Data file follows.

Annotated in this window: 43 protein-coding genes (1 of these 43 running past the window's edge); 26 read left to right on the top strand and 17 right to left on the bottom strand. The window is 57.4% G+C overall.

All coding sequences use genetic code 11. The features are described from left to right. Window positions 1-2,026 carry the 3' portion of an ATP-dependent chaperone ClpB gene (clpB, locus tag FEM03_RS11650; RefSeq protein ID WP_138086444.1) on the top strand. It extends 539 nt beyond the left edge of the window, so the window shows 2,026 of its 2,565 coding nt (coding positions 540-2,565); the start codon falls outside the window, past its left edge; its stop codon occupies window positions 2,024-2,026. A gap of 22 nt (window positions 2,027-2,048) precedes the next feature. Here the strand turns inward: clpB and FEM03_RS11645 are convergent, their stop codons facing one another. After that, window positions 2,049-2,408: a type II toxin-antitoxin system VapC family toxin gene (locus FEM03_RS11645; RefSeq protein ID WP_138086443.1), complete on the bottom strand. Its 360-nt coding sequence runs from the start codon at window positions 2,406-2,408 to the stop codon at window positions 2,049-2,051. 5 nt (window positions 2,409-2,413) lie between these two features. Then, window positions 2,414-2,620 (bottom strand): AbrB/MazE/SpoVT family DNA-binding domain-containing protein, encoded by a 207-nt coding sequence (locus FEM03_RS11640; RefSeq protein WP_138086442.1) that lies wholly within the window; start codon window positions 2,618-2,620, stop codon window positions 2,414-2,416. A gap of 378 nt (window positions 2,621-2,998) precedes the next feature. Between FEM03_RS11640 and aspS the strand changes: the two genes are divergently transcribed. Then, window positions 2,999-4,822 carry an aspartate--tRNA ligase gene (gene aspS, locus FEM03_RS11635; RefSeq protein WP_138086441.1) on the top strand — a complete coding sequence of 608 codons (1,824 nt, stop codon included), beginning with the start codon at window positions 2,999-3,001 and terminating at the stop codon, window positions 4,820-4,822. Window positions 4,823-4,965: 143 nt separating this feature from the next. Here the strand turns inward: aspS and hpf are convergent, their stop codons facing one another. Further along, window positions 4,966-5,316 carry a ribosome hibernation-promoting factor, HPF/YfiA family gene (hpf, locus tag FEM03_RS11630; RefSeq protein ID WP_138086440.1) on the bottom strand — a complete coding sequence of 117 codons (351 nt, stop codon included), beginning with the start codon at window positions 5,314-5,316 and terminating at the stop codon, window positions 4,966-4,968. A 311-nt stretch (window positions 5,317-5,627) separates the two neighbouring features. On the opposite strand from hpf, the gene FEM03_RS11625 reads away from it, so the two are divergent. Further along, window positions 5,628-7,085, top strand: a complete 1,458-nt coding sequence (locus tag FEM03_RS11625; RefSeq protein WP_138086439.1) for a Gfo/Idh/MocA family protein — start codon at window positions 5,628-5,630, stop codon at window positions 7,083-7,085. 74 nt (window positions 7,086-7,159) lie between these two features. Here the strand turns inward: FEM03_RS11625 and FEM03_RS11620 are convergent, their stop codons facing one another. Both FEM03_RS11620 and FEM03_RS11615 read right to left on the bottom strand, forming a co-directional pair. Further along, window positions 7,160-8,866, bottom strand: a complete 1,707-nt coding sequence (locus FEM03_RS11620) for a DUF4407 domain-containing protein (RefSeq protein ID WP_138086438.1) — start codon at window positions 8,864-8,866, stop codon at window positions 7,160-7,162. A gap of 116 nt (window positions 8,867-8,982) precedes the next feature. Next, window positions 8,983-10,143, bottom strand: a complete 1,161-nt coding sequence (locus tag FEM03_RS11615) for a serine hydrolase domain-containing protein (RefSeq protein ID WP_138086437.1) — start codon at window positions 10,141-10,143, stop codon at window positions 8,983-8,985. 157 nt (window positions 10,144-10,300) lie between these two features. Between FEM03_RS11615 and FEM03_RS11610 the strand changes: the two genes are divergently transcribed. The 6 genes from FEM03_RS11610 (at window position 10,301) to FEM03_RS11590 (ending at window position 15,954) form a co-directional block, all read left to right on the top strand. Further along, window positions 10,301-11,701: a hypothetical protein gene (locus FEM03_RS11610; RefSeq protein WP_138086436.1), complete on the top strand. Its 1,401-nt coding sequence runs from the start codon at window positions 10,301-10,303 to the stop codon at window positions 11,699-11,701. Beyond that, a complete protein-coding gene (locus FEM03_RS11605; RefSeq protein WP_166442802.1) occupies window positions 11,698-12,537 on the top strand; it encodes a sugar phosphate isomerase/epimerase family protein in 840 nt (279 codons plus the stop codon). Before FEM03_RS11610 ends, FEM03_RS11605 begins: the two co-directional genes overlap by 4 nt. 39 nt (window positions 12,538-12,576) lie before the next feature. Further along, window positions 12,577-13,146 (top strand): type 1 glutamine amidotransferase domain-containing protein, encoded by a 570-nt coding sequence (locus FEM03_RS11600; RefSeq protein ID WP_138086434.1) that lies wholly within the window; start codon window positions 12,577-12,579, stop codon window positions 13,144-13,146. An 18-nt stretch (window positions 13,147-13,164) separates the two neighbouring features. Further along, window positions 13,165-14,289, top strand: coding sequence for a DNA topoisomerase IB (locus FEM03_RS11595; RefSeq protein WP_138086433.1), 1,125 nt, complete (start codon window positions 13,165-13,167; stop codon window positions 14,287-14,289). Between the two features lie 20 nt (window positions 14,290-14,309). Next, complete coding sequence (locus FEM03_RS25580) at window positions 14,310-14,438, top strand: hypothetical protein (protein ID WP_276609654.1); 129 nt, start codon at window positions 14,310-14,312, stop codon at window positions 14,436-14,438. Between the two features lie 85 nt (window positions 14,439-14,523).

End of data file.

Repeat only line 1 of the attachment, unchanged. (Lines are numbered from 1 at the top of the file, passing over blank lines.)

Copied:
Annotated in this window: 43 protein-coding genes (1 of these 43 running past the window's edge); 26 read left to right on the top strand and 17 right to left on the bottom strand. The window is 57.4% G+C overall.